Traditional eDiscovery Workflows Can Be an Information Governance Nightmare

Written by Doug Austin, Editor of eDiscovery Today

As I mentioned last week, ILTACON 2021 returned this week as a hybrid conference this year after being conducted completely virtually last year and the in-person component has been conducted in Las Vegas. I have attended in-person and covered the event as press, so I was able to attend several of the sessions, which are always high quality, and this year was no exception.

One of those sessions was titled Discovery, Information Governance and Retention: How Long Should This Go On?, and the panelists (Richard Brooman of Saul Ewing Arnstein & Lehr, Amanda Cook of Acorn Legal Solutions and Stephen Dempsey of The Chemours Company) did a great job discussing the handling of data during the discovery and review process, and what organizations need to retain from these processes during the matter lifecycle.

One of the considerations that they mentioned is one that I don’t think is discussed enough within our industry: how much data is generated during traditional eDiscovery workflows. The amount of data (and especially redundant data from all of the copies of ESI generated during discovery) can be an information governance nightmare!

How ESI Flows Through the EDRM Phases

Traditionally, a lot of data flows through the EDRM lifecycle and the original model was designed for that, which is why the bottom of the model reflects a high volume at the left side of the EDRM model, which slowly descends as you move right and the percentage of relevant ESI rises. But a lot of people in our industry don’t really think about how much data is created during the EDRM lifecycle.

Here is a breakdown, phase by phase:

  • Identification/Preservation: Data generated here can include custodian questionnaires and interview notes, metadata needed to track preserved data, legal hold notices sent and responses received, tracking of hold status, etc.
  • Collection: Any data being collected is copied in a traditional eDiscovery workflow, so if you are collecting entire custodian data stores, you are duplicating all that data for further action downstream. In addition, you have chain of custody logs associated with collection.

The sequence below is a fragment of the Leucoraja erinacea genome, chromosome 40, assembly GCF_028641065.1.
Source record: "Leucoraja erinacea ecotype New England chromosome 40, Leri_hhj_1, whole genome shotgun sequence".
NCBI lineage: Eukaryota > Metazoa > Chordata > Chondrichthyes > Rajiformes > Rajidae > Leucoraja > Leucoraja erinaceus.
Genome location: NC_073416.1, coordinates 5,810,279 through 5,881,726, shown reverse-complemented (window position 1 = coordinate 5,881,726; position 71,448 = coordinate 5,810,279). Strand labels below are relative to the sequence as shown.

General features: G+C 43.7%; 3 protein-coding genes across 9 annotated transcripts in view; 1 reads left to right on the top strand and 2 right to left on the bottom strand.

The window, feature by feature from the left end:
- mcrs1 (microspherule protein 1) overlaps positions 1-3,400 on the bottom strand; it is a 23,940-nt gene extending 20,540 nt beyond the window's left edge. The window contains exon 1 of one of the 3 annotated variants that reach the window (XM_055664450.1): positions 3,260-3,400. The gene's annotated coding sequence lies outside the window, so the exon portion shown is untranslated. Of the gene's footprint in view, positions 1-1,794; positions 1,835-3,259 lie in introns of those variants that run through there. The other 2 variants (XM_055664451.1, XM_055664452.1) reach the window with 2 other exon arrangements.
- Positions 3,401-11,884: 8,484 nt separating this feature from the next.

• Processing: Processing of the collected data typically yields searchable text files, metadata and possibly images of the processed files (depending on whether you image all files during processing or do so for a subset of the data downstream). And it can also include additional near-native forms of any data stored within container files (e.g., Outlook PST files, ZIP files, etc.). You will also likely have logs for tracking processing jobs, etc.
  • Review/Analysis: During review, a lot of user metadata is generated about the documents like responsiveness and privilege determinations, issue coding, redaction information, etc. Sometimes, this is when images of selected documents are generated “on the fly” to support the need to redact. And a lot of metadata is generated in analysis of the document set, from early case assessment to business intelligence and project tracking. Conceptual clustering, email threading and predictive coding all also generate considerable metadata about the document set.
  • Production: The documents that are responsive and not privileged are then produced – creating yet another copy of them – and the form of production can include any or all of the following: native files, metadata, text files and image files. You’re also generating production and privilege logs that typically accompany the production.
  • Presentation: Presentation can include yet another copy of ESI being used as evidence in hearings, depos and trial and you may have additional data loaded into a trial database, which can include exhibit tracking, etc.


When you’ve completed the entire EDRM discovery lifecycle, you may have generated as many as six to seven additional copies of ESI for at least a portion of the document collection, plus considerable other data along the way to manage, track and report on the project.

This is another reason why so many organizations are putting more emphasis upstream to the left of the EDRM model and the information governance phase that starts it all. The more efficient you can be at the beginning of the EDRM lifecycle, the better you will be able to minimize the information governance nightmare that traditional eDiscovery workflows can create. Sleep well!

Learn more about how IPRO solutions allow more efficiency in Information Governance in the left side of the EDRM model.

And for more educational topics from me related to eDiscovery, cybersecurity and data privacy, feel free to follow my blog, eDiscovery Today!